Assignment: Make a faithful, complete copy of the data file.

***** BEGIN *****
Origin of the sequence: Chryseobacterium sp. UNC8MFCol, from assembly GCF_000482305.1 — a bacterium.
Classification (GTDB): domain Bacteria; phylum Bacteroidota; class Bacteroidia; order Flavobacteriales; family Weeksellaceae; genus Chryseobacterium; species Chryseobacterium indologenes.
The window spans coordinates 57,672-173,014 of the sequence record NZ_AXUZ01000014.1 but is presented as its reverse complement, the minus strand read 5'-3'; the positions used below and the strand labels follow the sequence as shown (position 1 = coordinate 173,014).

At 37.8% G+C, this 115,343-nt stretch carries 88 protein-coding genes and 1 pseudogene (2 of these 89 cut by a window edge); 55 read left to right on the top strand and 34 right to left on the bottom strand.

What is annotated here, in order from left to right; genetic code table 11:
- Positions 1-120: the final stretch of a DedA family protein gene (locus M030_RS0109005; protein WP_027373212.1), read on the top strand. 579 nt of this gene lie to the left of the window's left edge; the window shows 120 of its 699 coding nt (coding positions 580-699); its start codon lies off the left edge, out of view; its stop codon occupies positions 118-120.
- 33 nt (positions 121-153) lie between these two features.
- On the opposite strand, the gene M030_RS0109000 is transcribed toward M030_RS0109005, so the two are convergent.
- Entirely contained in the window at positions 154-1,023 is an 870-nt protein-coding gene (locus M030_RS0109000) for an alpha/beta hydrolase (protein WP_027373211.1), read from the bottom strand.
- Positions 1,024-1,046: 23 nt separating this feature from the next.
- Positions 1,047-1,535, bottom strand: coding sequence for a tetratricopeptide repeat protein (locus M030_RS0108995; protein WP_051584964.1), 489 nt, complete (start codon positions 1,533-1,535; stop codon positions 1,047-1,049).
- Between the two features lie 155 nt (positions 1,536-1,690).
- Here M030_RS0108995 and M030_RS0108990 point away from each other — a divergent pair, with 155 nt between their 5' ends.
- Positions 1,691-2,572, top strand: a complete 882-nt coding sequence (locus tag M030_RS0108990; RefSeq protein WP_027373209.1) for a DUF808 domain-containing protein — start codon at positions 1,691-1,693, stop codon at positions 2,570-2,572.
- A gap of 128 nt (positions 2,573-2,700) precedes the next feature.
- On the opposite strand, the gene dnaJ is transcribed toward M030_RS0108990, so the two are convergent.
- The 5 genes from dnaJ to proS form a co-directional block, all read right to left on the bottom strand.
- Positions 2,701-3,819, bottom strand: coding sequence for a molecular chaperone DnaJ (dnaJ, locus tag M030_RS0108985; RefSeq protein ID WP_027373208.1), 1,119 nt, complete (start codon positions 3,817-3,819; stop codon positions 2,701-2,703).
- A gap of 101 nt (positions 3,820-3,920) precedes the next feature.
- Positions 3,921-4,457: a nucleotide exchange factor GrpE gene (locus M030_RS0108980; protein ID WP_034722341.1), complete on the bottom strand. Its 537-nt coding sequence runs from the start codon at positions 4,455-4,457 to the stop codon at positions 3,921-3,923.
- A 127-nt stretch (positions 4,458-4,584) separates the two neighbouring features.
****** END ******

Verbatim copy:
Origin of the sequence: Chryseobacterium sp. UNC8MFCol, from assembly GCF_000482305.1 — a bacterium.
Classification (GTDB): domain Bacteria; phylum Bacteroidota; class Bacteroidia; order Flavobacteriales; family Weeksellaceae; genus Chryseobacterium; species Chryseobacterium indologenes.
The window spans coordinates 57,672-173,014 of the sequence record NZ_AXUZ01000014.1 but is presented as its reverse complement, the minus strand read 5'-3'; the positions used below and the strand labels follow the sequence as shown (position 1 = coordinate 173,014).

At 37.8% G+C, this 115,343-nt stretch carries 88 protein-coding genes and 1 pseudogene (2 of these 89 cut by a window edge); 55 read left to right on the top strand and 34 right to left on the bottom strand.

What is annotated here, in order from left to right; genetic code table 11:
- Positions 1-120: the final stretch of a DedA family protein gene (locus M030_RS0109005; protein WP_027373212.1), read on the top strand. 579 nt of this gene lie to the left of the window's left edge; the window shows 120 of its 699 coding nt (coding positions 580-699); its start codon lies off the left edge, out of view; its stop codon occupies positions 118-120.
- 33 nt (positions 121-153) lie between these two features.
- On the opposite strand, the gene M030_RS0109000 is transcribed toward M030_RS0109005, so the two are convergent.
- Entirely contained in the window at positions 154-1,023 is an 870-nt protein-coding gene (locus M030_RS0109000) for an alpha/beta hydrolase (protein WP_027373211.1), read from the bottom strand.
- Positions 1,024-1,046: 23 nt separating this feature from the next.
- Positions 1,047-1,535, bottom strand: coding sequence for a tetratricopeptide repeat protein (locus M030_RS0108995; protein WP_051584964.1), 489 nt, complete (start codon positions 1,533-1,535; stop codon positions 1,047-1,049).
- Between the two features lie 155 nt (positions 1,536-1,690).
- Here M030_RS0108995 and M030_RS0108990 point away from each other — a divergent pair, with 155 nt between their 5' ends.
- Positions 1,691-2,572, top strand: a complete 882-nt coding sequence (locus tag M030_RS0108990; RefSeq protein WP_027373209.1) for a DUF808 domain-containing protein — start codon at positions 1,691-1,693, stop codon at positions 2,570-2,572.
- A gap of 128 nt (positions 2,573-2,700) precedes the next feature.
- On the opposite strand, the gene dnaJ is transcribed toward M030_RS0108990, so the two are convergent.
- The 5 genes from dnaJ to proS form a co-directional block, all read right to left on the bottom strand.
- Positions 2,701-3,819, bottom strand: coding sequence for a molecular chaperone DnaJ (dnaJ, locus tag M030_RS0108985; RefSeq protein ID WP_027373208.1), 1,119 nt, complete (start codon positions 3,817-3,819; stop codon positions 2,701-2,703).
- A gap of 101 nt (positions 3,820-3,920) precedes the next feature.
- Positions 3,921-4,457: a nucleotide exchange factor GrpE gene (locus M030_RS0108980; protein ID WP_034722341.1), complete on the bottom strand. Its 537-nt coding sequence runs from the start codon at positions 4,455-4,457 to the stop codon at positions 3,921-3,923.
- A 127-nt stretch (positions 4,458-4,584) separates the two neighbouring features.